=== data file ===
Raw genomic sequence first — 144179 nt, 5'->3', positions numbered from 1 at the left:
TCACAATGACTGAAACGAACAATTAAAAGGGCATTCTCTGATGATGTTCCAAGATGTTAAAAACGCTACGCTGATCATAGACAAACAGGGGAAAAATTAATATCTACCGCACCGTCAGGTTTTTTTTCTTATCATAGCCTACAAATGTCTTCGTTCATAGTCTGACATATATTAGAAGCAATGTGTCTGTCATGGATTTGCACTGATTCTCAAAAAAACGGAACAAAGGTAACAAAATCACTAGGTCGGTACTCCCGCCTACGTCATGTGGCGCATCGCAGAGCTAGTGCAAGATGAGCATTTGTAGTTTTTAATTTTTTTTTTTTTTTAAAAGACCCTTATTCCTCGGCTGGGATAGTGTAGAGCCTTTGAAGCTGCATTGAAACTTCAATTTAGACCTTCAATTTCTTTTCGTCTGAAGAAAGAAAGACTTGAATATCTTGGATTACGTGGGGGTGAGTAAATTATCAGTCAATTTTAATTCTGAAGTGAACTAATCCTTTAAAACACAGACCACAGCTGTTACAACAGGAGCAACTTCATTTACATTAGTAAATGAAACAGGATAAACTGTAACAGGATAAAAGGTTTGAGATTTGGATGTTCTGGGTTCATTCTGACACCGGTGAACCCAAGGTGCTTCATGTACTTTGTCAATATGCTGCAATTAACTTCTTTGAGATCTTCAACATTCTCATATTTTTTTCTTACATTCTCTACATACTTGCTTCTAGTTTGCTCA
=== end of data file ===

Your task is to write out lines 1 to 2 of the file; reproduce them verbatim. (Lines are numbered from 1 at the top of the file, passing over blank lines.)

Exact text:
Raw genomic sequence first — 144179 nt, 5'->3', positions numbered from 1 at the left:
TCACAATGACTGAAACGAACAATTAAAAGGGCATTCTCTGATGATGTTCCAAGATGTTAAAAACGCTACGCTGATCATAGACAAACAGGGGAAAAATTAATATCTACCGCACCGTCAGGTTTTTTTTCTTATCATAGCCTACAAATGTCTTCGTTCATAGTCTGACATATATTAGAAGCAATGTGTCTGTCATGGATTTGCACTGATTCTCAAAAAAACGGAACAAAGGTAACAAAATCACTAGGTCGGTACTCCCGCCTACGTCATGTGGCGCATCGCAGAGCTAGTGCAAGATGAGCATTTGTAGTTTTTAATTTTTTTTTTTTTTTAAAAGACCCTTATTCCTCGGCTGGGATAGTGTAGAGCCTTTGAAGCTGCATTGAAACTTCAATTTAGACCTTCAATTTCTTTTCGTCTGAAGAAAGAAAGACTTGAATATCTTGGATTACGTGGGGGTGAGTAAATTATCAGTCAATTTTAATTCTGAAGTGAACTAATCCTTTAAAACACAGACCACAGCTGTTACAACAGGAGCAACTTCATTTACATTAGTAAATGAAACAGGATAAACTGTAACAGGATAAAAGGTTTGAGATTTGGATGTTCTGGGTTCATTCTGACACCGGTGAACCCAAGGTGCTTCATGTACTTTGTCAATATGCTGCAATTAACTTCTTTGAGATCTTCAACATTCTCATATTTTTTTCTTACATTCTCTACATACTTGCTTCTAGTTTGCTCA